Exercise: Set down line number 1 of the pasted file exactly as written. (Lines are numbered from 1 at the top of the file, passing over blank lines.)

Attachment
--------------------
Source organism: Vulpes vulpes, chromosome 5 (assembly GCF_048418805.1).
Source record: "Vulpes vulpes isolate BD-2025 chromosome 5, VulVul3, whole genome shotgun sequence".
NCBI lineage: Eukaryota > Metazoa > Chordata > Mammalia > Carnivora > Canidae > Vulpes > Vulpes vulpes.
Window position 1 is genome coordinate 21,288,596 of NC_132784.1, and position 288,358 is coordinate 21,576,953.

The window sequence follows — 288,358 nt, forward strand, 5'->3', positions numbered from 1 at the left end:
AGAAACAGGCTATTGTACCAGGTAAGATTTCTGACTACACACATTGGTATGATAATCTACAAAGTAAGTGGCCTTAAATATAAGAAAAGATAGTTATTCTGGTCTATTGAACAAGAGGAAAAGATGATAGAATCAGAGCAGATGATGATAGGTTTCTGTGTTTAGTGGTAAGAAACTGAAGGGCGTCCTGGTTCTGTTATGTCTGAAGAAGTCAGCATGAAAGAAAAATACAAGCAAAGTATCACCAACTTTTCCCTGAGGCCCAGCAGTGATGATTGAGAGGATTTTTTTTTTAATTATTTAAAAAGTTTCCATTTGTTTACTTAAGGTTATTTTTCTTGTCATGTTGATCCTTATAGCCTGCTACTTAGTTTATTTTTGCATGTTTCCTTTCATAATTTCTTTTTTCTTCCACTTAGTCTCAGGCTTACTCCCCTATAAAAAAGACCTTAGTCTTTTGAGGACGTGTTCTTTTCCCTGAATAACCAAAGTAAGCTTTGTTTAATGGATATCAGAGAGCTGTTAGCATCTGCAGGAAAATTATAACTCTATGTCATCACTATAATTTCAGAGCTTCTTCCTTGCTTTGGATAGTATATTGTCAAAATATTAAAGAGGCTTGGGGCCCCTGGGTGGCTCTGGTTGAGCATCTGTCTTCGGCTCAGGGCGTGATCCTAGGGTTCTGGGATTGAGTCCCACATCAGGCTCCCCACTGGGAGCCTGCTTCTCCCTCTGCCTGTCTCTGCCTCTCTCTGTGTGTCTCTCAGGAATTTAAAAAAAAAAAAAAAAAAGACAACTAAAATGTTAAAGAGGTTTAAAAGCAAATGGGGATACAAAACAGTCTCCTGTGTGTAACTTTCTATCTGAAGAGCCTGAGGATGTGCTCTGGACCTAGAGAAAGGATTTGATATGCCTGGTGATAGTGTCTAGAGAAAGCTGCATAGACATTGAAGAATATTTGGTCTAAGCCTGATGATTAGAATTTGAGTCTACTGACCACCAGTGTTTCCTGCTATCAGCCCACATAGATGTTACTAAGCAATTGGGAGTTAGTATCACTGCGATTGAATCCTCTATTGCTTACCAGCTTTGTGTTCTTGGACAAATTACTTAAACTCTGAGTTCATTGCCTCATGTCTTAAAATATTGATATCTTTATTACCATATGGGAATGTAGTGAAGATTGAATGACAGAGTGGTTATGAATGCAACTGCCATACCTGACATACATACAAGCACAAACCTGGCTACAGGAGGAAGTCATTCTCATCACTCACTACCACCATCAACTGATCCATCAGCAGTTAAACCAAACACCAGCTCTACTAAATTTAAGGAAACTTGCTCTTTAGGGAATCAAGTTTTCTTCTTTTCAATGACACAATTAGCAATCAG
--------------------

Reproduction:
Source organism: Vulpes vulpes, chromosome 5 (assembly GCF_048418805.1).